With contributions from Abraham Friedman

Ed Note: This is the first of a two-part article by our Associate General Counsel and Director for International Development, Joy London, that considers a local, state-based strategy for improving the nation’s election security rather than purely a top-down federal approach.

Background

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In its Foresights 2018 Report, consulting firm Booz Allen forecast that the US or Europe might experience in 2018 “the first confirmed instance of an election being directly manipulated at the voting machine or election infrastructure levels.” As 2018 comes to an end, there are no confirmed reports of tampering in the US, with either election infrastructure or voting machines and systems.

On December 21, 2018, Dan Coats, Director of the Office of National Intelligence (“ODNI”), stated, in part:

[A]t this time, the Intelligence Community does not have intelligence reporting that indicates any compromise of our nation’s election infrastructure that would have prevented voting, changed vote counts, or disrupted the ability to tally votes.”

“The activity we did see was consistent with what we shared in the weeks leading up to the election. Russia, and other foreign countries, including China and Iran, conducted influence activities and messaging campaigns targeted at the United States to promote their strategic interests
.”

The absence of intelligence indicating vote-count tampering is very good news.  However, Coats’ report should not lull us into a false sense of security.  The need to protect US election systems from future interference by adversarial nation-states like Russia, China and Iran has never been greater.

J. Alex Halderman, a computer science professor and electronic voting machine security expert, said we haven’t seen the last of foreign intervenors in our democratic process.  According to Halderman, election hackers are “waiting for the bigger prize in 2020 when we’re likely once again to have a close and divisive presidential contest”— a prediction the OSET Institute has also made.  Yet, uncertainties persist.  If indeed 2020 is to be the year that Russian agents or its proxies hack vote totals, will the intervention come under a united flag or acting in concert with a foreign adversary?  Will it come as an attack on election technology infrastructure, in what we refer to as a “Type-III” subversive attack?  Or less severely, as an attempt by malicious actors to manipulate voters’ behavior through disinformation campaigns — what OSET calls a “Type-I” disinformation attack?  We don't have definitive answers to these questions and the answers to these questions may remain unanswered long after Election Day in 2020.  However, at least one question remains at the forefront of every discussion involving a strategy for improving election security — what are the best ways to protect the critical infrastructure of our democracy.  Any consensus on best practices in defense of the nation’s election infrastructure will be complicated by our competing notions of federalism.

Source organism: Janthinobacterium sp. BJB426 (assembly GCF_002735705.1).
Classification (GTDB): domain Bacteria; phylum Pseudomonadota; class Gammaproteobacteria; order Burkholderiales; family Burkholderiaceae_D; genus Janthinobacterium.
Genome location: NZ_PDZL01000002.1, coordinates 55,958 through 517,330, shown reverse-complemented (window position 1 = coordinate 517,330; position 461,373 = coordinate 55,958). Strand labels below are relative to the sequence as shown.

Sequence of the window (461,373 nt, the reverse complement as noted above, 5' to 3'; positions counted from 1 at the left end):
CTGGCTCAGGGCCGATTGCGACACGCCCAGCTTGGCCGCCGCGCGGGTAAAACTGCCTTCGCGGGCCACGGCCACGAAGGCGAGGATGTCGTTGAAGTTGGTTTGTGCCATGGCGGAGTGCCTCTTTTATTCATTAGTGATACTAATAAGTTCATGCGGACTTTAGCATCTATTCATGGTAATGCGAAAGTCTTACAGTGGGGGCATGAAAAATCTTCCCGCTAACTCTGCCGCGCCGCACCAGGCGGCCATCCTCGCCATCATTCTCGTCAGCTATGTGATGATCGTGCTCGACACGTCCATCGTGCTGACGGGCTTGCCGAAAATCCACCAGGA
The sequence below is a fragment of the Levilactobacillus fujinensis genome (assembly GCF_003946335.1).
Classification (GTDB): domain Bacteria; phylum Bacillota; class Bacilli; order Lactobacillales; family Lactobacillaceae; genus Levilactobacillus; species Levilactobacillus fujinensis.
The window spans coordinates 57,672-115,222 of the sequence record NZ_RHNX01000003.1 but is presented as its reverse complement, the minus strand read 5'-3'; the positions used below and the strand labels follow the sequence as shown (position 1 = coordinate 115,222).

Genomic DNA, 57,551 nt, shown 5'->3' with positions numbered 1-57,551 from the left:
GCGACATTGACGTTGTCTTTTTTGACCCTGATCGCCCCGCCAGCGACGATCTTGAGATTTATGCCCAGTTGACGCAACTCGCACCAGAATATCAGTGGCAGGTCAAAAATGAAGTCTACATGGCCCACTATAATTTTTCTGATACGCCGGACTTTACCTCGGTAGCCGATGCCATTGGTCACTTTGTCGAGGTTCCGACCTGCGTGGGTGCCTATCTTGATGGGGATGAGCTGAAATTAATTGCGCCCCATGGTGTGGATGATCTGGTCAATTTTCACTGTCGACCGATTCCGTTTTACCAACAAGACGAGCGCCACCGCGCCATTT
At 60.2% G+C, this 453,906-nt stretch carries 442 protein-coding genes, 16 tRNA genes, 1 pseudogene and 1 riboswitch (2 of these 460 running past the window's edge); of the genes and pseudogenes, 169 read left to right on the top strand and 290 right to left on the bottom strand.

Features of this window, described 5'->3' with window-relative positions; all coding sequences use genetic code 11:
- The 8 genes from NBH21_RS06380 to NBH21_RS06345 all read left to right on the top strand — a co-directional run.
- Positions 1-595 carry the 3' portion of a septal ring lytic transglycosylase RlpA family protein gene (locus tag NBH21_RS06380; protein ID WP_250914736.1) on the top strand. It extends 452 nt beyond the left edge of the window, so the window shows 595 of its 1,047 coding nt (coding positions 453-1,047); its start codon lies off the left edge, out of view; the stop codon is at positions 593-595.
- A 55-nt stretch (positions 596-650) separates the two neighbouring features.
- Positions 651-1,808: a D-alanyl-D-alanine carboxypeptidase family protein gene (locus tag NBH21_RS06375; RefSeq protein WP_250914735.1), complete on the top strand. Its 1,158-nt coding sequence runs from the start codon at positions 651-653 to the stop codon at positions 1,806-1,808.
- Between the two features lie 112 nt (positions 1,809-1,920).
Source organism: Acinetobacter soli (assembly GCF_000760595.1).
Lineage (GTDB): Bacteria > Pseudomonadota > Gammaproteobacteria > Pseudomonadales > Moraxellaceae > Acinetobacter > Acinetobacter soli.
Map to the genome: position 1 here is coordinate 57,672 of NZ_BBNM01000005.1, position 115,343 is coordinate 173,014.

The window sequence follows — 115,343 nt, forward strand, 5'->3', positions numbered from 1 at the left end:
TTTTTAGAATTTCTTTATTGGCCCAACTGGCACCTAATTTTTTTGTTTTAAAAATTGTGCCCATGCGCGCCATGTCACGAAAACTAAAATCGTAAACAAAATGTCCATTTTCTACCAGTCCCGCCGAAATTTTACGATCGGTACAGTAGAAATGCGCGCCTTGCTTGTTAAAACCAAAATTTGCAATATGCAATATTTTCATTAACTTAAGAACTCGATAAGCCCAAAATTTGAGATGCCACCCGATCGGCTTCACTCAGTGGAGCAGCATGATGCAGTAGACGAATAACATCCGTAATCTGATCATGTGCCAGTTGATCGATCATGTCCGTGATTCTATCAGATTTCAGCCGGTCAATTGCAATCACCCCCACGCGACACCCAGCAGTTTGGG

A Question of Federalism

The Russia-attributed cyber-attacks on US election systems in 2016 revealed the security weaknesses of states’ online voter registration systems (in Illinois and Arizona, to name two impacted states). Since then, hours of heated debate have focused on which body of government—the federal government or the states’ governments (i.e., state, local, and municipal election boards) — has the responsibility and the proper authority to protect our state-administered elections for the federal offices of President and Vice President, the House of Representatives, and the Senate.  The thorny national-territorial quandary over federalism will undoubtedly cost legislators, regulators, academics, and politicians many sleepless nights of formulating persuasive arguments — up to and well past the next US federal election on Tuesday, November 3, 2020.

Constitutional and partisan arguments notwithstanding, I propose that election decision-makers within the triad of federal, state and local governments continue to do what each division of government does best.  That is, the US Congress should continue to appropriate general block grants to states, which state and local election administrators should, in turn, use to purchase the affordable solutions that best fortify unique election systems within the nation’s highly decentralized networks.  This proposal comfortably accommodates the public policy maxim, “think globally while acting locally,” although I suggest one practical variation on the theme.  “Think and act locally, for the nation’s sake.”  By thinking and acting locally, election stakeholders, whether national, state, or local, may avoid accusations of “federalizing” elections.  US Secretary of Homeland Security Kirstjen Nielsen, for example, referred to states’ use of “organic capability.”  And what better way to launch further discussion about the importance of avoiding a federalism debate?